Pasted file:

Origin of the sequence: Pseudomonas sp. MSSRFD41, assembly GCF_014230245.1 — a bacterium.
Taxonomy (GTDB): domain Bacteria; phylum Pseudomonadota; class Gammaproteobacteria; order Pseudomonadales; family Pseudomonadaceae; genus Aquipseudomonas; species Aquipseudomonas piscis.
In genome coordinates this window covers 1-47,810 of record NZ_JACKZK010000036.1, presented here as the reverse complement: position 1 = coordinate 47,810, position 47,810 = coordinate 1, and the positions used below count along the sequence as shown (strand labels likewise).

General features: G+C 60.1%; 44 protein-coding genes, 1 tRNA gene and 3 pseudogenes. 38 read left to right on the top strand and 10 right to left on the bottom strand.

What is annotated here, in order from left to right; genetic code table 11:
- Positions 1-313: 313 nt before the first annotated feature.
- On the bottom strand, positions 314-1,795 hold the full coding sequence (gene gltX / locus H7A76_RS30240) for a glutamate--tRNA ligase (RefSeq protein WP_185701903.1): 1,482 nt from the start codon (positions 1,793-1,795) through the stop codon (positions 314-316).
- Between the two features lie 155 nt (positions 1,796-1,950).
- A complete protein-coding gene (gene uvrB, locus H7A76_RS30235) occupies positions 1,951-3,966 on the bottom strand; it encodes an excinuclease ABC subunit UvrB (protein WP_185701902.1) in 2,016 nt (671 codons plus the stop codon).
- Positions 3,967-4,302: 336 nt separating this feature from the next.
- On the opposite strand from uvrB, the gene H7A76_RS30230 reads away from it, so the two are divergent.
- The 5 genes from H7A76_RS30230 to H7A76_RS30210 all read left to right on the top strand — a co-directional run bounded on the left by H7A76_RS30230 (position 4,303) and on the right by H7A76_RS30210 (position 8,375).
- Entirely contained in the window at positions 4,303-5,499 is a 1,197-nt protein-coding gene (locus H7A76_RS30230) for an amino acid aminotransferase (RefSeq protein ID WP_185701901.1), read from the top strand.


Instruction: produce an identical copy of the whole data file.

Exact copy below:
Origin of the sequence: Pseudomonas sp. MSSRFD41, assembly GCF_014230245.1 — a bacterium.
Taxonomy (GTDB): domain Bacteria; phylum Pseudomonadota; class Gammaproteobacteria; order Pseudomonadales; family Pseudomonadaceae; genus Aquipseudomonas; species Aquipseudomonas piscis.
In genome coordinates this window covers 1-47,810 of record NZ_JACKZK010000036.1, presented here as the reverse complement: position 1 = coordinate 47,810, position 47,810 = coordinate 1, and the positions used below count along the sequence as shown (strand labels likewise).

General features: G+C 60.1%; 44 protein-coding genes, 1 tRNA gene and 3 pseudogenes. 38 read left to right on the top strand and 10 right to left on the bottom strand.

What is annotated here, in order from left to right; genetic code table 11:
- Positions 1-313: 313 nt before the first annotated feature.
- On the bottom strand, positions 314-1,795 hold the full coding sequence (gene gltX / locus H7A76_RS30240) for a glutamate--tRNA ligase (RefSeq protein WP_185701903.1): 1,482 nt from the start codon (positions 1,793-1,795) through the stop codon (positions 314-316).
- Between the two features lie 155 nt (positions 1,796-1,950).
- A complete protein-coding gene (gene uvrB, locus H7A76_RS30235) occupies positions 1,951-3,966 on the bottom strand; it encodes an excinuclease ABC subunit UvrB (protein WP_185701902.1) in 2,016 nt (671 codons plus the stop codon).
- Positions 3,967-4,302: 336 nt separating this feature from the next.
- On the opposite strand from uvrB, the gene H7A76_RS30230 reads away from it, so the two are divergent.
- The 5 genes from H7A76_RS30230 to H7A76_RS30210 all read left to right on the top strand — a co-directional run bounded on the left by H7A76_RS30230 (position 4,303) and on the right by H7A76_RS30210 (position 8,375).
- Entirely contained in the window at positions 4,303-5,499 is a 1,197-nt protein-coding gene (locus H7A76_RS30230) for an amino acid aminotransferase (RefSeq protein ID WP_185701901.1), read from the top strand.